December 2020, European Union (EU) landmark trade deal - the Comprehensive Agreement on Investment (CAI) with China, that aims to liberalise trade between Beijing and Brussels, may prove to be a dangerous move for Europe.
Since the signing of the deal by Chinese Premier Xi Jinping, there is a mounting concern in the European Parliament over China's human rights record on issues, including alleged forced labour camps and a crackdown in Hong Kong against anti-government protestors, reported Greek City Times.
The trade deal raises questions over the credibility of the European Union as the champion of human rights as it has overlooked China's human rights violations and security aspects in signing the deal. It has handed China an important victory.
The deal with the European Union is being hailed in China as a great success for President Xi Jinping before the 100th anniversary of the Chinese Communist Party and confirmation of its power in the world, reported Greek City Times.
The European Parliament's demands for the deal to contain a clause binding China to international agreements on modern slavery were also ignored.
Instead, the deal only contains a non-binding commitment by China "to make continuous and sustained efforts" to ratify the International Labour Orgsation's conventions on forced labour, reported Greek City Times.
The concerns were echoed in a letter sent by a group of European Union MEPs to European Commission President Ursula von der Leyen.
The appeal, signed by a dozen civil rights groups, underlined that the CAI sent a signal that the European Union was pushing for closer cooperation with China "regardless of the scale and severity of human rights abuses carried out by the Chinese Communist Party."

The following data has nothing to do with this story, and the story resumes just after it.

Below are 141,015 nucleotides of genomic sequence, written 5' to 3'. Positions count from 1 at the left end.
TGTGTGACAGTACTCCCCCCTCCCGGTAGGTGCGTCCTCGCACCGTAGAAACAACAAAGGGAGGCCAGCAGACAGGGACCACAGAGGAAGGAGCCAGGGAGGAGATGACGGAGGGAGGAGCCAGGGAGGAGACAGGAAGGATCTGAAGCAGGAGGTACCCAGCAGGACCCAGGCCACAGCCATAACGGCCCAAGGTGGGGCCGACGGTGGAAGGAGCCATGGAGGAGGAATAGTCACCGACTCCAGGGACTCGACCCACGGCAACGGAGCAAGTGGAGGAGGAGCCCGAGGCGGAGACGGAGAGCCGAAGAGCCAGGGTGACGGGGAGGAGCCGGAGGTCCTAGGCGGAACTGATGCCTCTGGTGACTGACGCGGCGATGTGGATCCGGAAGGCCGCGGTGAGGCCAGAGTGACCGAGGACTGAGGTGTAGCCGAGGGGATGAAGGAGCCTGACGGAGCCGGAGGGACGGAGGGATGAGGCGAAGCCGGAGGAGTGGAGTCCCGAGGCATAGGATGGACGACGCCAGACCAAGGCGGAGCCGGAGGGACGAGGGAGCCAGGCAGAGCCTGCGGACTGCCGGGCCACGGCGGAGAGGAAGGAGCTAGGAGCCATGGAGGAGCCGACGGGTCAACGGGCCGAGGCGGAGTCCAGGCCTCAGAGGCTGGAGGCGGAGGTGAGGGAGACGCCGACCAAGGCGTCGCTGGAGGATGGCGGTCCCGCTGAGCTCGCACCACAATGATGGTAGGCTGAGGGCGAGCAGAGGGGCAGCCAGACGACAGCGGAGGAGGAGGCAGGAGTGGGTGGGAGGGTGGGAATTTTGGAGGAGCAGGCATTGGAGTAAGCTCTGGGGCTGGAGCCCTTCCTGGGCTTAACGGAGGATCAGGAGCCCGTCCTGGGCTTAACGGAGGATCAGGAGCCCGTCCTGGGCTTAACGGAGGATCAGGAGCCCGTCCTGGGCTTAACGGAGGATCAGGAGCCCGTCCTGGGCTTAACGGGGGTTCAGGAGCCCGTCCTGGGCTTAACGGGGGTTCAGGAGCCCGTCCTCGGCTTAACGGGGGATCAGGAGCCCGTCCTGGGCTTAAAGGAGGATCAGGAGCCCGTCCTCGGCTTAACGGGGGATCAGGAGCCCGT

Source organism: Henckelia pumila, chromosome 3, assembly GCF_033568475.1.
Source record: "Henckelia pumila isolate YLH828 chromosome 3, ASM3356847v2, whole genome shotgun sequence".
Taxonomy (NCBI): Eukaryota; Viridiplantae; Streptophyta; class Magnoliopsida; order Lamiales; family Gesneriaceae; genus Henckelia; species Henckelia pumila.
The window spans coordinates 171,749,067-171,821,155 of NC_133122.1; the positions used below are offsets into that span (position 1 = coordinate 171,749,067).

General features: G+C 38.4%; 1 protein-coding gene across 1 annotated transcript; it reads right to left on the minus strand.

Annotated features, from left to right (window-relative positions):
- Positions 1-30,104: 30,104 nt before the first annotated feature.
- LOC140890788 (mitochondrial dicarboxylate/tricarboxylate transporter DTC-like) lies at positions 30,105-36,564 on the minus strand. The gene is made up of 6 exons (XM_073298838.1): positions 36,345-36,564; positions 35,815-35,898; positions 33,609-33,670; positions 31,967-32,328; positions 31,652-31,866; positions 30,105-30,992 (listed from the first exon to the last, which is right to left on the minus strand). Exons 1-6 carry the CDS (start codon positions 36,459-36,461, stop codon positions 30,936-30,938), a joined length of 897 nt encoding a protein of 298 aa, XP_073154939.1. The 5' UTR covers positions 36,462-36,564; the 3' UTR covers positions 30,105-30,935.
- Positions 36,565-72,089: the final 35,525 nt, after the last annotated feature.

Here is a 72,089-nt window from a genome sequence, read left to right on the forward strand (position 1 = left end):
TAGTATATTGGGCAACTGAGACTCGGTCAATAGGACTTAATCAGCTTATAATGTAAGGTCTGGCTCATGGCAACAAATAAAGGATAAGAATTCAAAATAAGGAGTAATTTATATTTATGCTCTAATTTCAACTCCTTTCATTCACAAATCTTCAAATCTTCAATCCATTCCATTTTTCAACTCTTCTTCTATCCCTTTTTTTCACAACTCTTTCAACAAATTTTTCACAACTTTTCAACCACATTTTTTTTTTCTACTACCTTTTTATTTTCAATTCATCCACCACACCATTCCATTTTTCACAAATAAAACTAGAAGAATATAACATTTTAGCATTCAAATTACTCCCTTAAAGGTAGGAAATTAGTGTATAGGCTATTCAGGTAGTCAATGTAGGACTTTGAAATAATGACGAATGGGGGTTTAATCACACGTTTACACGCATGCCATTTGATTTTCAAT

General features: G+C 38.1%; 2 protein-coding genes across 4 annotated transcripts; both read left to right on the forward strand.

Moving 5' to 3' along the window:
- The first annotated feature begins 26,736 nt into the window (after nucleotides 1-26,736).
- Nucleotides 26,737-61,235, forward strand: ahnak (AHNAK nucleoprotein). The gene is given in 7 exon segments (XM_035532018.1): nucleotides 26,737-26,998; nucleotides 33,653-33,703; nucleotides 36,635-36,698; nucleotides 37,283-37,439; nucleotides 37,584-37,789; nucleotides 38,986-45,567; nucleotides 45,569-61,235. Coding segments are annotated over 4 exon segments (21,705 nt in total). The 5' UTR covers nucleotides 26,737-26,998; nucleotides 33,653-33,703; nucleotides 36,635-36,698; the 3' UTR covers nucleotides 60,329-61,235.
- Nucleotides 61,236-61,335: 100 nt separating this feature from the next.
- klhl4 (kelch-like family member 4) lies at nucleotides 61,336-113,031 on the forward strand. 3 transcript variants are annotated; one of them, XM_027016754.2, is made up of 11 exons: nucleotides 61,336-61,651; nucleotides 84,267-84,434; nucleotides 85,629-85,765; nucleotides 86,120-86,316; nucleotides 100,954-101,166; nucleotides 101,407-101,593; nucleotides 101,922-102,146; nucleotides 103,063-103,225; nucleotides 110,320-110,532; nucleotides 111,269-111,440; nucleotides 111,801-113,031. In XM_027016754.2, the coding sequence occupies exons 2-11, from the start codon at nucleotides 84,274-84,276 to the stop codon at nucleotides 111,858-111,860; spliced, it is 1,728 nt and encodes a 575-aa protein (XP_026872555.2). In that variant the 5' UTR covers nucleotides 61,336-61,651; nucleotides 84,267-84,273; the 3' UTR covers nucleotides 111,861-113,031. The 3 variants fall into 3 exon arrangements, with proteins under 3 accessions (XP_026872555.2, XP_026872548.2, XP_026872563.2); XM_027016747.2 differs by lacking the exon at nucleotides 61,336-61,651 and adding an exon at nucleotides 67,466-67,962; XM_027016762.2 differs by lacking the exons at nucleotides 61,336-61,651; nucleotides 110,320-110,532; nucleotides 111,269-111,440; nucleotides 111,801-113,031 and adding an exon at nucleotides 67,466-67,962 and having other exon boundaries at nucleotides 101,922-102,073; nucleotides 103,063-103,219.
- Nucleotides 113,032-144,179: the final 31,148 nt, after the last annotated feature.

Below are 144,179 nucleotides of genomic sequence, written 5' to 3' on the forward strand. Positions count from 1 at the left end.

They also opined that there was little opening for European nations to take advantage of the said deal by entering into the Chinese market as the overall winner was China as they had successfully inked the deal during the power transition phase in the United States, reported Greek City Times.
Moreover, Beijing's 'Made in China 2025' (MIC 2025) initiative, whose objective is to achieve manufacturing dominance by 2025, is the main driving force behind these deals.
MIC 2025's overall strategy is to achieve 70 per cent self-sufficiency in high-end industries and reduce dependence on foreign technology.
Regulations and tariffs imposed by developed countries have always made it difficult for China to access advanced technology, therefore, China is on the lookout for such deals that enable a liberal trade environment to further its interests.
Attempts of China Reform Holdings to takeover Imagination Technologies, a UK-based chip design firm engaged in artificial research is a case in point.
Had it not been for the timely intelligence inputs from the MI6 and MI5, the British government could not have managed to prevent this critical acquisition, reported Greek City Times.
The European Union must understand that the threat from China does not just come from state actors. Chinese enterprises are also a tool among others used by China in international conflicts, reported Greek City Times.
The Chinese Communist Party would leverage the liberal environment created by the deal to spread disinformation and propaganda and carry out extensive espionage on European soil.
The relaxation of rules and lax surveillance of Chinese activities would only strengthen its capabilities to unleash cyber and hybrid warfare in Europe. In light of the above, the European Union should be wary of approving this deal.
( With inputs from ANI )
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